How to Format Papers in APA (7th Edition) from SNHU Academic Support Resources
Citing in Chicago Manual of Style: Info & Examples
CMOS gives writers two different methods for documenting sources: the Notes-Bibliography (NB) System and the Author-Date (AD) System. Confirm with the  instructor which system is preferred.

NB uses superscript numbers in the text to direct the reader to a shortened citation as a Footnote at the bottom of the page or in an Endnotes section. This corresponds to a fuller citation on a Bibliography page at the end of the document. 

AD uses parenthetical in-text citations which include the source's author's last name, the year of publication, and page numbers. Each parenthetical citation corresponds to full citation on a References page that concludes the document.
How to cite in Chicago style: Notes-Bibliography System
Chicago Author-Date Style: The Basics
In-Text Citation: Chicago Author-Date Style
Citation Generators
Citation generators are tools that help students generate, organize, and store citations for research and writing purposes. Check out this Purdue OWL guide, Using Citation Generators Responsibly, to learn more about how citation generators work and how to prioritize accuracy and academic honesty while using them. In general, we recommend that you check any automatically-generated content against examples from credible sources (like OWL@Purdue and this guide!) in order to ensure that your citations are formatted correctly.

Below, we have included information about three popular citation generators: Zbib/Zotero, Google Docs, and Citation Machine.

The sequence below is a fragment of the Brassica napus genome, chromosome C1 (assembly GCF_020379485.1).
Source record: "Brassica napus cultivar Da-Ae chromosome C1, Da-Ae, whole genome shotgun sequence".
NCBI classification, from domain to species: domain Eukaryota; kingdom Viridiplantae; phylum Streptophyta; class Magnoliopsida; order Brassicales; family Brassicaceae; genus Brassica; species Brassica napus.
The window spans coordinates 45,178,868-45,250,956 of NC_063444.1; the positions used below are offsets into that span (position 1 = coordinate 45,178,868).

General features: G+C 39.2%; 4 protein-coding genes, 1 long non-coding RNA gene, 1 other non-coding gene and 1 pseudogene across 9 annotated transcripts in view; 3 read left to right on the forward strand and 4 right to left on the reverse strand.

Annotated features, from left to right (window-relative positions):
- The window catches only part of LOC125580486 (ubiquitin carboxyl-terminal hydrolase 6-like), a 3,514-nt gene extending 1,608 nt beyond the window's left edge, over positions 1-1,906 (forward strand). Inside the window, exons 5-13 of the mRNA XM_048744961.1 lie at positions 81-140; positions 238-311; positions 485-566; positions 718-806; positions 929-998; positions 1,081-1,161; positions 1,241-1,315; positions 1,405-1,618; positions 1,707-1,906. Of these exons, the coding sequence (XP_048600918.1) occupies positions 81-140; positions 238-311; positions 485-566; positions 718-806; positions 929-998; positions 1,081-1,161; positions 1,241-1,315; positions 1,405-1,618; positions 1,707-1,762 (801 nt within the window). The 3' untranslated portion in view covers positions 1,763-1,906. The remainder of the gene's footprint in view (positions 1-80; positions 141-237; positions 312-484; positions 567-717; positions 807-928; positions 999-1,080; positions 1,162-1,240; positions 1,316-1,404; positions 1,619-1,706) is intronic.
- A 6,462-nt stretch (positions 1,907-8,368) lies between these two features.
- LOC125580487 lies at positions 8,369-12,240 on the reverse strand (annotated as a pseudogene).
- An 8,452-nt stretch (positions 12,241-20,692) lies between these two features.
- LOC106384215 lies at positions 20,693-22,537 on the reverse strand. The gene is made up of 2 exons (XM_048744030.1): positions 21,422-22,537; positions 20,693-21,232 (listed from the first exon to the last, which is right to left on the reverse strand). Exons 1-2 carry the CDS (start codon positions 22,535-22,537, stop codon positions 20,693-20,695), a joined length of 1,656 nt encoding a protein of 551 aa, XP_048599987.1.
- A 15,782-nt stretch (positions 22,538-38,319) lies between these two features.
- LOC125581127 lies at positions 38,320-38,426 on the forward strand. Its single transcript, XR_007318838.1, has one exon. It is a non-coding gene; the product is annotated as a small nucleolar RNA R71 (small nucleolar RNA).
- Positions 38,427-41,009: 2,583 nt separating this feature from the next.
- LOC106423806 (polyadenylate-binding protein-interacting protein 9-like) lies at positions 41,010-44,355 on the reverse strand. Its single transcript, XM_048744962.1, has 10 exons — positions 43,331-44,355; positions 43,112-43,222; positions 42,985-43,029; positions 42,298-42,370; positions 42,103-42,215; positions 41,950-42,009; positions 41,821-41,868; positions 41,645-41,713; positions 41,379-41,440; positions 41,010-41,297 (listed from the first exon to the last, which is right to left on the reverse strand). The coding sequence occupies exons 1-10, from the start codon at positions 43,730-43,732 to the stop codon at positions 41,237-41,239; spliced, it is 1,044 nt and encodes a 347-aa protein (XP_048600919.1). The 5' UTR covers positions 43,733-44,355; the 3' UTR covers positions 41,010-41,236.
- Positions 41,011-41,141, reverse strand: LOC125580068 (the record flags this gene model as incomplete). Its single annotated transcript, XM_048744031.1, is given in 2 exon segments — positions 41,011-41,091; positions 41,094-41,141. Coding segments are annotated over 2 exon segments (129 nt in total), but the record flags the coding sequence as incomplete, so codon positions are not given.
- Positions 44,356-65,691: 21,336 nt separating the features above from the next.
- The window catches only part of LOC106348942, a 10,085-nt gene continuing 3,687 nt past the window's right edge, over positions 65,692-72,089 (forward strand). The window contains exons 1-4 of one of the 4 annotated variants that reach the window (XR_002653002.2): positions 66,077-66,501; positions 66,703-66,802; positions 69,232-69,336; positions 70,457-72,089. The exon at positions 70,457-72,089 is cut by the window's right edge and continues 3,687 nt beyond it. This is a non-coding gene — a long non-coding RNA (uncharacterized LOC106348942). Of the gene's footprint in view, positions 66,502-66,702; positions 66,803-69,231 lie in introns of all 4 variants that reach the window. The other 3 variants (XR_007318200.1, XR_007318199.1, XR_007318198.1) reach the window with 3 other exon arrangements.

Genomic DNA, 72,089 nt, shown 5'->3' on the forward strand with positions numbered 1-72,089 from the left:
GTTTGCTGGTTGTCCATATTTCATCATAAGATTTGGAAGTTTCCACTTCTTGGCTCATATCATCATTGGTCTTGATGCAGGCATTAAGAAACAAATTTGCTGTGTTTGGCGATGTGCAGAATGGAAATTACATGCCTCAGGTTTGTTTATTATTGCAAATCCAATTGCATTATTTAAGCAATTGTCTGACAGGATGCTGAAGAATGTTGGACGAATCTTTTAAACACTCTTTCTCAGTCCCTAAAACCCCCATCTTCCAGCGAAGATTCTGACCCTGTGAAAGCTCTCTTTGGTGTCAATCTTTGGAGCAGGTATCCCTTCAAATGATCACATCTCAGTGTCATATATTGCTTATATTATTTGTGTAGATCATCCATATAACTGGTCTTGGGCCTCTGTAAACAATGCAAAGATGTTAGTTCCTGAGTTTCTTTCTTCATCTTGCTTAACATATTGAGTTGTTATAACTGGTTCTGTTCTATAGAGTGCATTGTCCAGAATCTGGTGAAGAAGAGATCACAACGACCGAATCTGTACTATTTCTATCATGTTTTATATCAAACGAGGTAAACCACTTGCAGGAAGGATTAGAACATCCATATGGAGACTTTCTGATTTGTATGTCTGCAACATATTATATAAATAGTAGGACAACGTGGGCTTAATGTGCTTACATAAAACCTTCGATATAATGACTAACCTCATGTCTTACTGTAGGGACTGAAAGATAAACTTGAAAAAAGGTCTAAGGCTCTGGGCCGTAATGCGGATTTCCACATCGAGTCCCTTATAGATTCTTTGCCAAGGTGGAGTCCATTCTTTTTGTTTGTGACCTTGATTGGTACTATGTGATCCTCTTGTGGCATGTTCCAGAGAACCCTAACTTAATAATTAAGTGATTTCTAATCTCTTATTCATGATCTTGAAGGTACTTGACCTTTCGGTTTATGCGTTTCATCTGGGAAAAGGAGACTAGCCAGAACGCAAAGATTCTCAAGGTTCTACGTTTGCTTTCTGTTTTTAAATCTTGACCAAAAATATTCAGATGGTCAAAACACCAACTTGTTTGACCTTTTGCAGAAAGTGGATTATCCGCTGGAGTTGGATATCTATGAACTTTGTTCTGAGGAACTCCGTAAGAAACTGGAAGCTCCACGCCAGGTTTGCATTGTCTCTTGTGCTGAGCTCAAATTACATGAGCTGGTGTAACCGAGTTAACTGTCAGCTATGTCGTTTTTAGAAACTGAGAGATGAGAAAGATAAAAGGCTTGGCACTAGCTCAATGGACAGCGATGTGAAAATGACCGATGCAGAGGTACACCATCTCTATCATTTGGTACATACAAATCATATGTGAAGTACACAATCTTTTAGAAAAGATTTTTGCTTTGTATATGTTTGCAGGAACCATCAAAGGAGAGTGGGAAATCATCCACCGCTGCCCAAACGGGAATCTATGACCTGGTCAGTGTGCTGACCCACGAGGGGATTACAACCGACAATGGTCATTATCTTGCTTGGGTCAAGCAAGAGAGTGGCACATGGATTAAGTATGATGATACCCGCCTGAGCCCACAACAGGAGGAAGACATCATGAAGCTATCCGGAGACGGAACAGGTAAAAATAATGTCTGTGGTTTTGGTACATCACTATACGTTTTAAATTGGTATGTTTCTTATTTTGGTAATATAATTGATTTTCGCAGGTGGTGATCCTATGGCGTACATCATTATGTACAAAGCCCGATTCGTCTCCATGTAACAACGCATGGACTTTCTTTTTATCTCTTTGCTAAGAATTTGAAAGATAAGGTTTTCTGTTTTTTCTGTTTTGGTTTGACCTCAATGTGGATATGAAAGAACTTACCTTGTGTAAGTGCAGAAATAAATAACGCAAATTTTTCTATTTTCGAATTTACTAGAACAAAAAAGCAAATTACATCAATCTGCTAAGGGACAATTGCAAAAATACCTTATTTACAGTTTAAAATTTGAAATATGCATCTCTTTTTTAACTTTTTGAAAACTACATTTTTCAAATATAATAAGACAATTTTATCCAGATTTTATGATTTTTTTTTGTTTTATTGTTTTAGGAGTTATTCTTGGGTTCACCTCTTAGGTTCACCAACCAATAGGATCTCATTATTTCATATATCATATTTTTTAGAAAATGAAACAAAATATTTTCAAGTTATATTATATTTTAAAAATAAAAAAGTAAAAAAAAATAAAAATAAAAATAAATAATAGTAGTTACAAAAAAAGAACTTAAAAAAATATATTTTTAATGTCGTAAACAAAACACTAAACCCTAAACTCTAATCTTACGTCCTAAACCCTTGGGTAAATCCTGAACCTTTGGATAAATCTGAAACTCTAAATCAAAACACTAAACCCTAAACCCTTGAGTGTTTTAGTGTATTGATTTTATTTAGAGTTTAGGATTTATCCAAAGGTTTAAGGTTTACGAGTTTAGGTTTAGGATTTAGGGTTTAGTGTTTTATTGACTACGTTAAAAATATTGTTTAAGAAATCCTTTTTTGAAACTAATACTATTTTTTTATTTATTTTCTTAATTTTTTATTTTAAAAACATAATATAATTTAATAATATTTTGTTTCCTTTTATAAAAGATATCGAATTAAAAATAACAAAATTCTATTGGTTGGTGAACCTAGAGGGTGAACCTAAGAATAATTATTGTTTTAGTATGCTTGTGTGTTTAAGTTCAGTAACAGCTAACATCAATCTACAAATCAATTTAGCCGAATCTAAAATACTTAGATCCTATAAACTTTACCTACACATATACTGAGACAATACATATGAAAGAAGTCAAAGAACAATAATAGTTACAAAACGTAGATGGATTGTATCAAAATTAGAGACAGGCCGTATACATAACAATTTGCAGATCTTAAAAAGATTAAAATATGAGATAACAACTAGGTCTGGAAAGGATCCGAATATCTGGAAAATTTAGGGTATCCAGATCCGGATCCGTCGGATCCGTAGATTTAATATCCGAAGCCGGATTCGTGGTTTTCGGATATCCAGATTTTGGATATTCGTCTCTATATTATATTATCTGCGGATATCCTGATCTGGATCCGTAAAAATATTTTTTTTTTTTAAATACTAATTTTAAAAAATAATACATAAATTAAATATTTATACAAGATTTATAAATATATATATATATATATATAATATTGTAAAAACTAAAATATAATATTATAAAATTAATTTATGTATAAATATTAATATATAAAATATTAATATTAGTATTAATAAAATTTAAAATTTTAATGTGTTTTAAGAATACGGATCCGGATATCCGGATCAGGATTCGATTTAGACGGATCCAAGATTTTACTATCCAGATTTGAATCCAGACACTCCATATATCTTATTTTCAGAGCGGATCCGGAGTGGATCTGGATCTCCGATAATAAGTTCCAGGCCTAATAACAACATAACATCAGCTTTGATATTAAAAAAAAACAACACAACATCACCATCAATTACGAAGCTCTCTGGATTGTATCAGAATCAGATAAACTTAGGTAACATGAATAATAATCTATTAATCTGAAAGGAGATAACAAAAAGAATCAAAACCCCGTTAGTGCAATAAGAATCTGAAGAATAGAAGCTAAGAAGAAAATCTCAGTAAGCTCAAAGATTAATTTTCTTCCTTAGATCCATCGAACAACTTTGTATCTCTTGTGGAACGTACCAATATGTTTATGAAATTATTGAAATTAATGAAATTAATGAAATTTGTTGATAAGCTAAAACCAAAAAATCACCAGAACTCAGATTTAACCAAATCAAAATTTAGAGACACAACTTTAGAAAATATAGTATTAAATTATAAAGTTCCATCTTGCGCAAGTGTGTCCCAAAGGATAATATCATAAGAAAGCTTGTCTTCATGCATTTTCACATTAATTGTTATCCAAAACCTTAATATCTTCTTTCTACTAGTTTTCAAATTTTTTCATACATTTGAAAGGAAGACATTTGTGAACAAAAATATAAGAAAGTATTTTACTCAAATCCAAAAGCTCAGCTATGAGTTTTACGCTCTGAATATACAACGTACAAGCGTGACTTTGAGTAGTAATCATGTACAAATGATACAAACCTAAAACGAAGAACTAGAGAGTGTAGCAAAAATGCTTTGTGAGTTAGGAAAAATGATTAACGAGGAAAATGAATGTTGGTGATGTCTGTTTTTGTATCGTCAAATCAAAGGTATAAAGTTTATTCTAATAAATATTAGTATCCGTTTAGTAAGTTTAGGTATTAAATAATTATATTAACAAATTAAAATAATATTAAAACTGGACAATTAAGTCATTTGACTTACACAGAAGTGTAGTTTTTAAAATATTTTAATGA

Zbib/Zotero

General Info

Software download necessary? ✘ (Zbib) ✔ (Zotero)


Formats offered: MLA (8th ed.), APA (7th ed.), Chicago (17th ed.), and thousands of other styles available through the Zotero Style Repository.

Should you use Zbib or Zotero?  

> In a nutshell, both Zotero and Zbib are free, open-source tools capable of generating citations. Zbib is better for creating quick bibliographies for short-term projects, while Zotero--which requires the user to download software and set up an account-- is better for storing larger numbers of citations for longer-term projects.

> If you are planning on continuing your studies at OSU in the future, you may want to consider downloading Zotero! OSU offers its students larger amounts of storage if they use their student accounts to sign up; it also has librarians on staff that have special expertise in using the software.

Tips and Resources

 

> Check out the right-hand panel of the page to see a quick Zbib tutorial! 

> Oregon State University's Zotero guide

Google Docs

General Info 

 

Software download necessary?

 

Formats offered: MLA (8th ed.), APA (7th ed.), Chicago Author-Date (17th ed.) 


Tips & Resources

> Check out Part 1 and Part 2 of this brief Google Docs citation tutorial from Kirkwood Community College Library. Please note that both of these videos teach viewers how to use the Google Docs citation tool in MLA format.
> Google offers this page by way of user instructions, but it’s not very comprehensive. Stay tuned for more tutorials on how to use this new citation tool!
Citation Machine

General Info

 

Software download necessary?

 

Formats offered: MLA (8th ed.), APA (7th ed.), Chicago (17th ed.), and 7,000+ other formats


Tips and Resources

 

> The popular Citation Machine generator tool on Purdue OWL allows the user to automatically generate a citation by inputting the URL of the source, but the full Citation Machine website offers more comprehensive tools for creating a bibliography.

 
Intro to Zotero Bib